Two Navigation Stations
My father in law brought along his laptop complete with Nobeltec software, GPS receiver, and charts. He set this up on our salon navigation table. Prior to the arrival of this laptop, the navigation table was a complete misnomer. It’s most significant responsibility was holding DrC’s beer while he practiced guitar. With a computer on the nav table and another at the helm, off duty crew could routinely check our position with bugging the guy at the wheel. I’m going to make this SOP going forward instead of just a happy accident.
Many boats come equipped with a red light for the navigation station. Until you overnight, you don’t understand how important these are. Red lights do not ruin your night vision. White lights blind you for a really surprising amount of time... in fact far longer than it takes a tanker to ride up your transom and run you down. Make sure your existing red lighting gear is functional. Also, consider getting a sheet of red gel from a stage lighting store. Make covers for items like your iPod or secondary laptops so that you can reduce their glare at night. You can also make a cover for flashlights used in the cabin.
The boat is colder on the ocean at night. No matter what temperatures you are used to, if you take out your boat at night it is considerably cooler. We see most cruisers living in their foulies during a passage, particularly while they are at the helm. In addition to your foulies, consider a warm hat that covers the ears, wool socks and a decent pair of warm shoes or boats. We also used a lap blanket. Now keep in mind, if you helm on Don Quixote, you are inside a completely enclosed bimini. I can only imagine how cold it would be to do this in a more open cockpit. Dress warmly.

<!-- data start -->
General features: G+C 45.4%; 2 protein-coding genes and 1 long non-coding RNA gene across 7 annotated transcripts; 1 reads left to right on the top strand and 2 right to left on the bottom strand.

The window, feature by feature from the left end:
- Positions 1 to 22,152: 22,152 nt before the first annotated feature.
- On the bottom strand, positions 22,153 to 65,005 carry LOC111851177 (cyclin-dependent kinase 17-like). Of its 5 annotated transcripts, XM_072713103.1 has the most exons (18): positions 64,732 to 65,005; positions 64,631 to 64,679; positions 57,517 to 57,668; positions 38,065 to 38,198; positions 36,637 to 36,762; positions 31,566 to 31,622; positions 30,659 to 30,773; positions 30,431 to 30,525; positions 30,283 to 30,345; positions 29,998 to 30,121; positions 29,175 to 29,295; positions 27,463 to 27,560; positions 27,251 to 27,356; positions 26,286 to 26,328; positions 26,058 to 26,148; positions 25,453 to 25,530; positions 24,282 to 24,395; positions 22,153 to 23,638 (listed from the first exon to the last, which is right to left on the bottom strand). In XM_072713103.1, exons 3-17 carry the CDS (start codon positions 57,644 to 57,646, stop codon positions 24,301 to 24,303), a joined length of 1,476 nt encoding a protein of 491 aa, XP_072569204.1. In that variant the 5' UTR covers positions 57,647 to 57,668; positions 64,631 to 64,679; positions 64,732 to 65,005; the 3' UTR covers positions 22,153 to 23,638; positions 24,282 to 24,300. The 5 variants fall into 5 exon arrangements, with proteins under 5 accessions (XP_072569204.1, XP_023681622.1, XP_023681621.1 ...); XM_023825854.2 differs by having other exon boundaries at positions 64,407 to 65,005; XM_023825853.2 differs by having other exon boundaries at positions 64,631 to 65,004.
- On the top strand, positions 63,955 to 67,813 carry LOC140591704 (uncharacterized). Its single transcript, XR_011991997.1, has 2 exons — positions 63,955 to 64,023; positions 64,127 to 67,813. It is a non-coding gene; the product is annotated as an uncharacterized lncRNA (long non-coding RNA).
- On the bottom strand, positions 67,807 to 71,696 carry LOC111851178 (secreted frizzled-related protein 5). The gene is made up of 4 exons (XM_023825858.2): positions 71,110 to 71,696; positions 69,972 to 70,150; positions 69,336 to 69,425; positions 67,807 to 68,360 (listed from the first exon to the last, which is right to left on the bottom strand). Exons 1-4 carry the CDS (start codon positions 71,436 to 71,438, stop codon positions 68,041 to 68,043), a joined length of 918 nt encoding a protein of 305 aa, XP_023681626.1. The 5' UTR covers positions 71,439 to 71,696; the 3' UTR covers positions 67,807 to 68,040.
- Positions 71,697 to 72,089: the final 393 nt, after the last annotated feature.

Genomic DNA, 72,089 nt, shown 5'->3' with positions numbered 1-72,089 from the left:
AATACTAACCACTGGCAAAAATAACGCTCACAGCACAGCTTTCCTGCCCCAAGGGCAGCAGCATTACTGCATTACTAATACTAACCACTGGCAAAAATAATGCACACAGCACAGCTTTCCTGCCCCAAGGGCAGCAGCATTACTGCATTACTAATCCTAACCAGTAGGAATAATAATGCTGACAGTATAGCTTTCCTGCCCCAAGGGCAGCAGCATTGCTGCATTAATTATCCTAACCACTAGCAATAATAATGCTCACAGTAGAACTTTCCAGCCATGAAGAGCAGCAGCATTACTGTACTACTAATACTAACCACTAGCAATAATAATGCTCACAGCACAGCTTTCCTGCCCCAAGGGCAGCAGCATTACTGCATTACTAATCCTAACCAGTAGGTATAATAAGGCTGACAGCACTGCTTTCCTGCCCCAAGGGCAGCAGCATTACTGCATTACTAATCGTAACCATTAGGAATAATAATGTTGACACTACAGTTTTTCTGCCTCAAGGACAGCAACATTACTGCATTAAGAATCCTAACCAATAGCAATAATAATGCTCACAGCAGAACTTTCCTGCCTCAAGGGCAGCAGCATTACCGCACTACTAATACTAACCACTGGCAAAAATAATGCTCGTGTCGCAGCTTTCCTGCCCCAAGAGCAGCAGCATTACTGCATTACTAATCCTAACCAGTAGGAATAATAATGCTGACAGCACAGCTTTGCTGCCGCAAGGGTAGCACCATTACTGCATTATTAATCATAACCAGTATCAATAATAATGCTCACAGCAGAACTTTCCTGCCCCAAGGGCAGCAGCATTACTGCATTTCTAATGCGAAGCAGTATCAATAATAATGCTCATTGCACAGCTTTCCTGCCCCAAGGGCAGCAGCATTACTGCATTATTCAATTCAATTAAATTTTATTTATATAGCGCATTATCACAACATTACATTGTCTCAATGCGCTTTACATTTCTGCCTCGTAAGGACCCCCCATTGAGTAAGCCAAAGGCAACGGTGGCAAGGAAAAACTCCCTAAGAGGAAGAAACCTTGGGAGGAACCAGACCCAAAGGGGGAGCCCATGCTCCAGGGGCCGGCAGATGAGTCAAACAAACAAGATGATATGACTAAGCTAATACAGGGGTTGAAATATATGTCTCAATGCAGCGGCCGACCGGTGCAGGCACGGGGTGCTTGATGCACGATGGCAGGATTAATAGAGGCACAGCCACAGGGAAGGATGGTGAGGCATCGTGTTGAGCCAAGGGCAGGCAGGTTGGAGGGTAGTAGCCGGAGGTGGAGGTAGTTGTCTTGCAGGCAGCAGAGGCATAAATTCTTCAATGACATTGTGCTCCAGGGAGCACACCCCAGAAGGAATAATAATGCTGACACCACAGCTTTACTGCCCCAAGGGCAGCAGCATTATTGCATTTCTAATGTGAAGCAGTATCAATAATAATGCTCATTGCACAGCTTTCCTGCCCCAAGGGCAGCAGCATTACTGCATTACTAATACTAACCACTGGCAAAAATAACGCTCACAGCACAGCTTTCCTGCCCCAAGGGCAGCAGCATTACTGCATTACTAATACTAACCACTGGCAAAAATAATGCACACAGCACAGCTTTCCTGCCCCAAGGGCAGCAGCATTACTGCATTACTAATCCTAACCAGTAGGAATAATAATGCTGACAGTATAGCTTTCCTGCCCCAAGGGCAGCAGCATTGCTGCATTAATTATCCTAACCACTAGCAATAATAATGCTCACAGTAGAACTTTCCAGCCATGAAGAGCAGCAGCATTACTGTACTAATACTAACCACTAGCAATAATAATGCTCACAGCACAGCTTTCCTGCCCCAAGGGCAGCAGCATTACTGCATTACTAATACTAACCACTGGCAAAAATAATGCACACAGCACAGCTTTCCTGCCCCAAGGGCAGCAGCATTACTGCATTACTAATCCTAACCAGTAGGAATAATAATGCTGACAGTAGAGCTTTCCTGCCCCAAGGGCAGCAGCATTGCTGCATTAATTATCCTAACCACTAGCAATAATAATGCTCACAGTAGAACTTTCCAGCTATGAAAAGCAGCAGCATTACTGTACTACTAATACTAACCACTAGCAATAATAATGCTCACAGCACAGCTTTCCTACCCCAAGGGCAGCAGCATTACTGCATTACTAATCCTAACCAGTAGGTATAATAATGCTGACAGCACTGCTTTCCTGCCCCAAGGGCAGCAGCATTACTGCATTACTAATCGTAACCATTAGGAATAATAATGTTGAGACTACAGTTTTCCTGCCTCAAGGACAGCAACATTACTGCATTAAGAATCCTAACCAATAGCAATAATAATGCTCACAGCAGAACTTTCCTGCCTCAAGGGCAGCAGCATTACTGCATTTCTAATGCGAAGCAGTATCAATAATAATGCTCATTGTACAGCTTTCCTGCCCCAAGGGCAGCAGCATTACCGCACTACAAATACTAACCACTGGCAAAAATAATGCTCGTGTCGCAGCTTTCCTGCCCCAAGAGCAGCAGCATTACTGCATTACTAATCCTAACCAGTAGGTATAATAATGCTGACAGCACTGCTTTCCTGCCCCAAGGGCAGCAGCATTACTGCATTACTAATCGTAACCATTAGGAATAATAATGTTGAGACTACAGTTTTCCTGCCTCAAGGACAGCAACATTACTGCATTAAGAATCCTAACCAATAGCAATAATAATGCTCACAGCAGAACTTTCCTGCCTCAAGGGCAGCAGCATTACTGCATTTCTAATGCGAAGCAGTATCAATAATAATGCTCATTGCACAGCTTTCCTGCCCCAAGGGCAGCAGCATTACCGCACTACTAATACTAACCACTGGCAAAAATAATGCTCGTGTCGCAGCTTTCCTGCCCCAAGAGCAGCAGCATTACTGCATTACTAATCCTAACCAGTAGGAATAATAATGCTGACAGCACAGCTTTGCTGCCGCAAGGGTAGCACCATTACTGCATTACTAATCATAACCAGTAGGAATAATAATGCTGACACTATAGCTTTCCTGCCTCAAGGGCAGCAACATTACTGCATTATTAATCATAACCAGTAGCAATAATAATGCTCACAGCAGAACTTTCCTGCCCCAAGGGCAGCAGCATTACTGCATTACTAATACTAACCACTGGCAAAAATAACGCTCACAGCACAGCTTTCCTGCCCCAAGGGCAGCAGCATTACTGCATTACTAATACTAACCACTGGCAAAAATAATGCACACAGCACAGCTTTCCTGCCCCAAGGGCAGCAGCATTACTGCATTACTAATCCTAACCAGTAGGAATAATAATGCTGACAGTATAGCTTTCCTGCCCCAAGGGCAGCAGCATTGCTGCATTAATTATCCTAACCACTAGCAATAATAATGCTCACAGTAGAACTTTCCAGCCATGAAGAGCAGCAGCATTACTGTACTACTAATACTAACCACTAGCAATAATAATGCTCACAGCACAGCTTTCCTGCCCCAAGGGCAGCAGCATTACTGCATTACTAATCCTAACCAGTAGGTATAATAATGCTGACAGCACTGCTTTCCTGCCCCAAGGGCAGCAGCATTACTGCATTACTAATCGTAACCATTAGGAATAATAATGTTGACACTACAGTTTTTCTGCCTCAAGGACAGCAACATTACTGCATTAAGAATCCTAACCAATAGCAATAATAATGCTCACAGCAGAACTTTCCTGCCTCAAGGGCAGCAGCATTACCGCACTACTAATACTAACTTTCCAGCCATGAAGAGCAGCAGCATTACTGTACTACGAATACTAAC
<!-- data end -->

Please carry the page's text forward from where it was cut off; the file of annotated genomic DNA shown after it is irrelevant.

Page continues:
Know Your Lights
When you are out on the water, the lights make absolutely no sense whatsoever. This is a non-trivial problem. Parsing out the message sent by a white-green-white combination can be the difference between getting run over by a tanker and running over a fishing boat with its gear out. I thought I knew the lights. I took the American Sailing Association course, studied the book and reference cards, and memorized all the little light thingies. Then we got out in the big water, and absolutely nothing looked like the cards. For one thing, the lights do not sit idly while you puzzle out their message. They bob like corks, move from left to right, and sometimes they simply change from red to green or white. This -means- something, but figuring it out on the fly is hard. I think an intrepid cruiser-programmer should take about two hundred videos of lights on open water and build an interactive online quiz. Do the best you can by boning up on the subject and make a game of it with the more experienced crew before they go to bed so you don’t panic after they’ve gone to sleep.
More things you do not need to take on a passage: television, bathing suit, hair care products, and puzzles.